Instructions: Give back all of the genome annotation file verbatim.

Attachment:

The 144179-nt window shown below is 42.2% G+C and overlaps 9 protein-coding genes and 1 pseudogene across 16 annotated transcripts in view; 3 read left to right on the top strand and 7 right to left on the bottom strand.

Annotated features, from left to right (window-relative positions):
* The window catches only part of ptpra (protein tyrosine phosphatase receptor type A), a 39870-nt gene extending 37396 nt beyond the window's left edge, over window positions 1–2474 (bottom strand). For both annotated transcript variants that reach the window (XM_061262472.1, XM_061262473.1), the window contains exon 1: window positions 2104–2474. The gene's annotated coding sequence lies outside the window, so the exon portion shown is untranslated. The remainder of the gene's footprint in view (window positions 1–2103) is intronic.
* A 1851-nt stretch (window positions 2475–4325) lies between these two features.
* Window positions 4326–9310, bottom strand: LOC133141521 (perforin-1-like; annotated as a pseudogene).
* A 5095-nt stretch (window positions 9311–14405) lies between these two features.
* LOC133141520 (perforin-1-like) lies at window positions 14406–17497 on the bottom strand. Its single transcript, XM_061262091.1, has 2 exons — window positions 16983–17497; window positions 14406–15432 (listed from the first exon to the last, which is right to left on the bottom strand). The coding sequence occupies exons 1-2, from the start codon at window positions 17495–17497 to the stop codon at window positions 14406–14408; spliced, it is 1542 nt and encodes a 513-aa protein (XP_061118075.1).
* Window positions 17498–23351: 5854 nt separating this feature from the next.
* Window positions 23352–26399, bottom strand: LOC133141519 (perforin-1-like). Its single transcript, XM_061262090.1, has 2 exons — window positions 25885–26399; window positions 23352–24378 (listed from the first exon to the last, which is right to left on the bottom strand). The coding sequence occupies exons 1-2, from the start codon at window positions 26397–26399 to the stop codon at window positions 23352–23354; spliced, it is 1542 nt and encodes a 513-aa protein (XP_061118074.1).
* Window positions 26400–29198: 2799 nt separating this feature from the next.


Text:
The 144179-nt window shown below is 42.2% G+C and overlaps 9 protein-coding genes and 1 pseudogene across 16 annotated transcripts in view; 3 read left to right on the top strand and 7 right to left on the bottom strand.

Annotated features, from left to right (window-relative positions):
* The window catches only part of ptpra (protein tyrosine phosphatase receptor type A), a 39870-nt gene extending 37396 nt beyond the window's left edge, over window positions 1–2474 (bottom strand). For both annotated transcript variants that reach the window (XM_061262472.1, XM_061262473.1), the window contains exon 1: window positions 2104–2474. The gene's annotated coding sequence lies outside the window, so the exon portion shown is untranslated. The remainder of the gene's footprint in view (window positions 1–2103) is intronic.
* A 1851-nt stretch (window positions 2475–4325) lies between these two features.
* Window positions 4326–9310, bottom strand: LOC133141521 (perforin-1-like; annotated as a pseudogene).
* A 5095-nt stretch (window positions 9311–14405) lies between these two features.
* LOC133141520 (perforin-1-like) lies at window positions 14406–17497 on the bottom strand. Its single transcript, XM_061262091.1, has 2 exons — window positions 16983–17497; window positions 14406–15432 (listed from the first exon to the last, which is right to left on the bottom strand). The coding sequence occupies exons 1-2, from the start codon at window positions 17495–17497 to the stop codon at window positions 14406–14408; spliced, it is 1542 nt and encodes a 513-aa protein (XP_061118075.1).
* Window positions 17498–23351: 5854 nt separating this feature from the next.
* Window positions 23352–26399, bottom strand: LOC133141519 (perforin-1-like). Its single transcript, XM_061262090.1, has 2 exons — window positions 25885–26399; window positions 23352–24378 (listed from the first exon to the last, which is right to left on the bottom strand). The coding sequence occupies exons 1-2, from the start codon at window positions 26397–26399 to the stop codon at window positions 23352–23354; spliced, it is 1542 nt and encodes a 513-aa protein (XP_061118074.1).
* Window positions 26400–29198: 2799 nt separating this feature from the next.